Use business research and expertise to start the year off right

By: Stephen D'Angelo

The New Year brings a number of resolutions that span a wide spectrum of personal and professional goals, and motivation in pursuing these goals can be an ultimate marker of success, or failure.

Research by Kaitlin Woolley, associate professor of marketing and management communication at the Samuel Curtis Johnson Graduate School of Management, highlights what the data tell us about staying motivated when pursuing your goals, whatever they may be.

Woolley says people can harness the discomfort of achieving personal growth by seeking it as their goal and offers other tips for how to stay motivated in their New Year’s resolutions.

“Embrace discomfort. Experiencing discomfort can be seen as a steppingstone to getting to that goal that you care about – the key is to embrace discomfort as your goal, rather than avoid it,” she says. “We also know from exercise studies that feeling discomfort, either during or after a workout, can actually help people stay motivated to work out – gym-goers saw the discomfort as a signal the exercise was working.

More from Woolley can be found here: Tips towards staying motivated in pursuit of your New Year resolutions

Further, at a time of new beginnings, many people will focus on building healthier financial habits in the New year. Faculty experts Vicki Bogan and Emily Garbinsky share tips on how to start 2022 off on the right financial foot.

Bogan, an associate professor of applied economics and policy at the Charles H. Dyson School of Applied Economics and Management, says achieving healthy investing habits for households means developing a solid grasp of financial literacy, embracing diversification and taking advantage of investment programs offered by employers and governments.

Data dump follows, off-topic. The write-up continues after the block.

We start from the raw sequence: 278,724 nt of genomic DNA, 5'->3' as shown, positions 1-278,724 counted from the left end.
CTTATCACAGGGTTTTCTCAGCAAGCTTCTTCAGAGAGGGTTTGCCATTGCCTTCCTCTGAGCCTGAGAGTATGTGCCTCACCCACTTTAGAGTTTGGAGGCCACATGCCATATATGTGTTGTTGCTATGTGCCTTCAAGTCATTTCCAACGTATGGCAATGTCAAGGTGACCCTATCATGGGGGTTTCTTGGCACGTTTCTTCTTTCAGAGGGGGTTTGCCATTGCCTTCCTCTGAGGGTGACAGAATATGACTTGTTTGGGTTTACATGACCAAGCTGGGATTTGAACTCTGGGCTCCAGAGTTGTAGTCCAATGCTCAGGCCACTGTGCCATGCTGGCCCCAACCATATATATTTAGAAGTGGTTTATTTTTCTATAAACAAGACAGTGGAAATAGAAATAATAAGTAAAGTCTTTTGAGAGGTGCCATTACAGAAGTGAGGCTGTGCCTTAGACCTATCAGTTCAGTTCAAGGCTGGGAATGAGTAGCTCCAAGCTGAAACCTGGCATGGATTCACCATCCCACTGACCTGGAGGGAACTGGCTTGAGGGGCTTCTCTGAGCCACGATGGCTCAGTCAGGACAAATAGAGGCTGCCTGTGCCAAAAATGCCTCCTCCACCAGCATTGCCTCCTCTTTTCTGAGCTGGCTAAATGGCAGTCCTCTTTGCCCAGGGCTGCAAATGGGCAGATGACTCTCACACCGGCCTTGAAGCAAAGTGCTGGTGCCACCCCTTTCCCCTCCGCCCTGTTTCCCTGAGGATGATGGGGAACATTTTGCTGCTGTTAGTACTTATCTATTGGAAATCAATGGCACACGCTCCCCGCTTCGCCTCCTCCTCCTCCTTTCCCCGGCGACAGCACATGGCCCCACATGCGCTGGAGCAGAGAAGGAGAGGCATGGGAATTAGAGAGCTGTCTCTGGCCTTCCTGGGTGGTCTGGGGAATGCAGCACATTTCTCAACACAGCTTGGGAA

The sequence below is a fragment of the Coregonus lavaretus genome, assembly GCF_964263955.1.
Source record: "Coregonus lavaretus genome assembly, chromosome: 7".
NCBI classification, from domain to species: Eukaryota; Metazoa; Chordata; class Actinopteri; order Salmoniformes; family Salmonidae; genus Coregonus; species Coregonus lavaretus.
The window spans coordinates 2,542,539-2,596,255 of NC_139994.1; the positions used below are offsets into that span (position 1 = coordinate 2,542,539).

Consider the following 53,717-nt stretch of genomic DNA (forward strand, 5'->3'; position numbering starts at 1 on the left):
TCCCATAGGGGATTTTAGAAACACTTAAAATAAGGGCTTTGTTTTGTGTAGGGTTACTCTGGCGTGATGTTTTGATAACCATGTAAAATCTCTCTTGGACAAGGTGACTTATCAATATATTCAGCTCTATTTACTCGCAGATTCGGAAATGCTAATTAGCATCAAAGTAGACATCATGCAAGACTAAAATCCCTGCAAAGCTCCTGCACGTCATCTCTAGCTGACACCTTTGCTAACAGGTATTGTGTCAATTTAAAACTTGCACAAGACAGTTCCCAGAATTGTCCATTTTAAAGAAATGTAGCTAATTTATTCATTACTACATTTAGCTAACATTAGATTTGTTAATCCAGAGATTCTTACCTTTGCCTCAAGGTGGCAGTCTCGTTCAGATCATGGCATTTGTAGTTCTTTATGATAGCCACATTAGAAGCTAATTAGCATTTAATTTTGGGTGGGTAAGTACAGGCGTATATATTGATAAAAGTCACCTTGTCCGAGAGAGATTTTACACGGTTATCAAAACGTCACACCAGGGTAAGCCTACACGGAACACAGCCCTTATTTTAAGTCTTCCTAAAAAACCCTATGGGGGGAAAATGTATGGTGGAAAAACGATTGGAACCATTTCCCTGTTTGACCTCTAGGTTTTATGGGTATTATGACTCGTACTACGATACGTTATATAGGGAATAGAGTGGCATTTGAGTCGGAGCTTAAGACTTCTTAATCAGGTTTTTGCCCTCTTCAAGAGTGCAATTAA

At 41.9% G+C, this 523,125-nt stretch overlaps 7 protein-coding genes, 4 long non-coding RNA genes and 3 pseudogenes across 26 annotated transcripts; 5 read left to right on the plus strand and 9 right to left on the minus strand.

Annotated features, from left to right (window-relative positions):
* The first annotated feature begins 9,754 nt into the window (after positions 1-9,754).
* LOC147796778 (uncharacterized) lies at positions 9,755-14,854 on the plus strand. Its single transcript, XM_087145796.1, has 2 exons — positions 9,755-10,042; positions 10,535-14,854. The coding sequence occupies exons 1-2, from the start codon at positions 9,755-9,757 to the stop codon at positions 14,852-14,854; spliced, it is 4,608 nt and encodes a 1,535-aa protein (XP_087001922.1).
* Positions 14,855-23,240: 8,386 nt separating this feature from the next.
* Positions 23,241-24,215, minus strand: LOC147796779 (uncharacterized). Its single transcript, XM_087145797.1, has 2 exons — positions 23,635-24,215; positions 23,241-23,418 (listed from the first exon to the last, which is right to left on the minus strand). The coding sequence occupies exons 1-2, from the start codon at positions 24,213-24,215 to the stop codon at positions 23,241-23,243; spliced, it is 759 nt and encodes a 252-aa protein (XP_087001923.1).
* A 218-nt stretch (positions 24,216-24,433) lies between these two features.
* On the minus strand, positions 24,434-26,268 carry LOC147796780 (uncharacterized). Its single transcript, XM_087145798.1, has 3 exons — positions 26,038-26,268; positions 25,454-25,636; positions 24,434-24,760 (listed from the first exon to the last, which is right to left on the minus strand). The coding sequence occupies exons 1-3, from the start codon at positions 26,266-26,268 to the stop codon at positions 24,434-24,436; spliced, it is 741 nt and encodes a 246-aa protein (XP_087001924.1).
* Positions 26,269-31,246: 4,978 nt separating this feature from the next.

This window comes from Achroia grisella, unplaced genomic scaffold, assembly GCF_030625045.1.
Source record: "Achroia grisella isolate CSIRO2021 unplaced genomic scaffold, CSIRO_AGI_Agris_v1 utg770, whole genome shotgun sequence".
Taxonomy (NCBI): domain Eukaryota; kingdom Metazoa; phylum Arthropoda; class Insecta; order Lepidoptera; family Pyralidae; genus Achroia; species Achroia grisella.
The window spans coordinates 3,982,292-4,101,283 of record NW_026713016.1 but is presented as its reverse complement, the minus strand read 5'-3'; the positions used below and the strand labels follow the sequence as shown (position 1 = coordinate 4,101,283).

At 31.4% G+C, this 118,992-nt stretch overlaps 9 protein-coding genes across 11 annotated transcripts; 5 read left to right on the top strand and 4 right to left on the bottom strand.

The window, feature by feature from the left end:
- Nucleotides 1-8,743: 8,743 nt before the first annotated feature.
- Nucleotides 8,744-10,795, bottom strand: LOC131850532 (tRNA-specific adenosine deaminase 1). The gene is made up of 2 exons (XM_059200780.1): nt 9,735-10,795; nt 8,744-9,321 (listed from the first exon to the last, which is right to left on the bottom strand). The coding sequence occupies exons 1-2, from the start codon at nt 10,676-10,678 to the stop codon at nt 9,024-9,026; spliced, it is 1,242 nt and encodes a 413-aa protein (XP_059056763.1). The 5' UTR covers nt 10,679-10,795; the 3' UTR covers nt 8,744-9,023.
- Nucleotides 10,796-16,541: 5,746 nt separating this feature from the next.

“It’s hard for people to feel the pain (or cost) of saving when the benefits of those choices are enjoyed in the future. When you think of retirement savings, it’s magnified because retirement is very far in the future,” she says. “Signing up for your 401K plan is important. Many of these plans allow you to opt in and then employee investment is limited as the fund is managed for you.”

More from Bogan can be found here: Develop healthy investment habits in 2022.

Garbinsky, an associate professor of marketing and management at the Samuel Curtis Johnson Graduate School of Management, is an expert on consumer finance well-being and studies how individuals and couples make financial decisions.

According to Garbinsky, creating healthy financial habits for oneself can be hard. Doing so in a relationship, when a couple shares financial responsibility, is even harder.

“For couples, engaging in any financial behavior expected to be disapproved of by one’s romantic partner and intentionally failing to disclose this behavior to them has a negative impact on a relationship,” she says. “People who pool their finances are more satisfied in their relationship, and they’re also more likely to stay in the relationship and less likely to break up.

“If restoring perceptions of financial responsibility is primarily about being honest with oneself, truly the solution for the majority of financial stress we see in relationships is about transparency and being honest with one’s partner.”

More from Garbinsky can be found here: Healthy habits for financial, matrimonial bliss